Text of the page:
• On 26 April 1917, Davis Snookums Barnes, 1, of Old Fields township, son of Wiley Barnes and Martha Homes, died of “acute enteritis caused from eating fresh green vegetables.”
  • On 9 May 1917, Willie Moore, 1, of Wilson township, son of Samuel Smith and Clara Moore, died of “possibly bowel trouble and teething.”
  • On 20 August 1917, McChata Barnes, 1, of Wilson, son of William Barnes and Maedie Taylor, probably died of ileocolitis.
  • On 12 September 1918, Novilla Barnes, 13, “in school,” of Saratoga township, daughter of Ned Barnes and Allice Locust, died of an intestinal hemorrhage, with typhoid fever as a complicating factor.
  • On 24 December 1918, Pauline David, 3, of Taylors township, daughter of Herman David and Annie Parker, died of “elleo-colitis, probable cause.”
  • On 10 June 1922, Jessy Hussey, 12, “school child,” of Wilson township, son of Willie Hussey and Bessie Holmes, died of gastroenteritis with “non-ripe berries” a contributing cause.
  • On 6 September 1922, Rematha Barnes, 8, of Stantonsburg, daughter of L.R.S. Barnes and Edealia Scott, died of an intestinal obstruction.
  • On 15 April 1929, Jessie Henderson Jr., 5 months, of Wilson, son of Jessie Henderson and Pauline Artis, died of ileo-colitis. He was buried in Rountree cemetery.
  • On 21 February 1930, Euraline Thompson, 7 months, of Cross Roads township, daughter of Addie Thompson and Lenetta Newsome, died of acute intestinal toxemia improper feeding.
  • On 17 June 1930, Herline Fulton, 8 months, of Taylors township, daughter of Rufus Fulton and Maggie Blackburn, died of “acidosis and dehydration. Undetermined. Possible intestinal obstruction operation too hazardous to attempt.”

Poisoning and esophageal burns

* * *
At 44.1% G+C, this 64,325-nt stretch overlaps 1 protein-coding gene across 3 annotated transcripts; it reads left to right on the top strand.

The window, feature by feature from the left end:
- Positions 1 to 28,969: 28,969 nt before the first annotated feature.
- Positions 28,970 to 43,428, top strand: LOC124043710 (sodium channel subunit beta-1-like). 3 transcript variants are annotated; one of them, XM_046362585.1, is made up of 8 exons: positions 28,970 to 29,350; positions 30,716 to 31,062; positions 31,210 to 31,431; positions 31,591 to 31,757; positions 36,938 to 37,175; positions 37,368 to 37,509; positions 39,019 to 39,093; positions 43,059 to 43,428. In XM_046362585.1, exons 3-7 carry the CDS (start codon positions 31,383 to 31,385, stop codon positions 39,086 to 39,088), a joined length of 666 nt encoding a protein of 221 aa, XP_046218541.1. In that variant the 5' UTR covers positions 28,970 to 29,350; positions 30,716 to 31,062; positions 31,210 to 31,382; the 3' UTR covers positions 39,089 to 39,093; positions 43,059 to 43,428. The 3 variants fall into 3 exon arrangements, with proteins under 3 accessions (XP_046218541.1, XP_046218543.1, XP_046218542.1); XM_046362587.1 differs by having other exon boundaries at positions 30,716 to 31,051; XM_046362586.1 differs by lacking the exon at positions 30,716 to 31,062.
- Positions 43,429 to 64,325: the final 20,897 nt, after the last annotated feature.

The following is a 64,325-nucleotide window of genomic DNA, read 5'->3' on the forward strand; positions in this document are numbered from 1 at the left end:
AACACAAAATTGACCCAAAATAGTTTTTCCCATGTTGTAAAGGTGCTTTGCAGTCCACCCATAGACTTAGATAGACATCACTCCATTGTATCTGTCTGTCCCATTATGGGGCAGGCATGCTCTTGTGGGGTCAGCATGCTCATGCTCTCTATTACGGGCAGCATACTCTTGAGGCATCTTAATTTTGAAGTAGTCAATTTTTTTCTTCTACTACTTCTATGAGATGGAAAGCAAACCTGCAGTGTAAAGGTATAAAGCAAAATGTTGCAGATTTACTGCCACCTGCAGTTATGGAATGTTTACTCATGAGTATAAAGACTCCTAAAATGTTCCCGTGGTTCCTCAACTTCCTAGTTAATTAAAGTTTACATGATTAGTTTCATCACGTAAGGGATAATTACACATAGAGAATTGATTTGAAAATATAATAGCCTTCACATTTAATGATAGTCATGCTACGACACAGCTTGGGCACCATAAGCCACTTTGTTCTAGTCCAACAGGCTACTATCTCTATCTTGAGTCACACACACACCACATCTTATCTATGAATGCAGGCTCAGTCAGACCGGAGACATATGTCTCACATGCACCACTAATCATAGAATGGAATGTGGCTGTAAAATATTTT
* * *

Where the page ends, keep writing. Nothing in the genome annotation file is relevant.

• On 15 March 1916, Lee Roy Vick, 1, of Black Creek township, son of Willie Vick and Nancy Lewis, died from eating lye.
  • On 12 June 1916, Claude Homes, 4, “farmer’s child,” of Stantonsburg township, son of Stanford Homes and Louisa Pate, died of “poison from potash, accidental.”
  • On 23 October 1917, Allie Hunter, 8, of Old Fields township, daughter of James Hunter and Rosetta Barnes died of “ptomaine poisoning from eating sour vegetables.” [Ptomaine is “any of a group of amine compounds of unpleasant taste and odor formed in putrefying animal and vegetable matter and formerly thought to cause food poisoning.” Ptomaine poisoning, then, is a non-scientific term, no longer in use, for food poisoning.]
  • On 13 May 1917, Willie Benjamin Wells, 1, of Wilson, son of Willie Wells and Mazie Holland, died of “ptomaine poisoning from eating fish.”
  • On 18 June 1917, Ruffin Rowe, 8, of Lucama, son of Ruffin Rowe and Piety Tucker, died of “ptomaine poisoning ate cold cabbage not thoroughly cooked & highly seasoned with meat.” He was buried in the Rose graveyard.
  • On 18 March 1918, Olivia Dickens, 3, of Wilson, daughter of R.D. Dickens and Nora Joyner, died “supposed of poisoned milk.”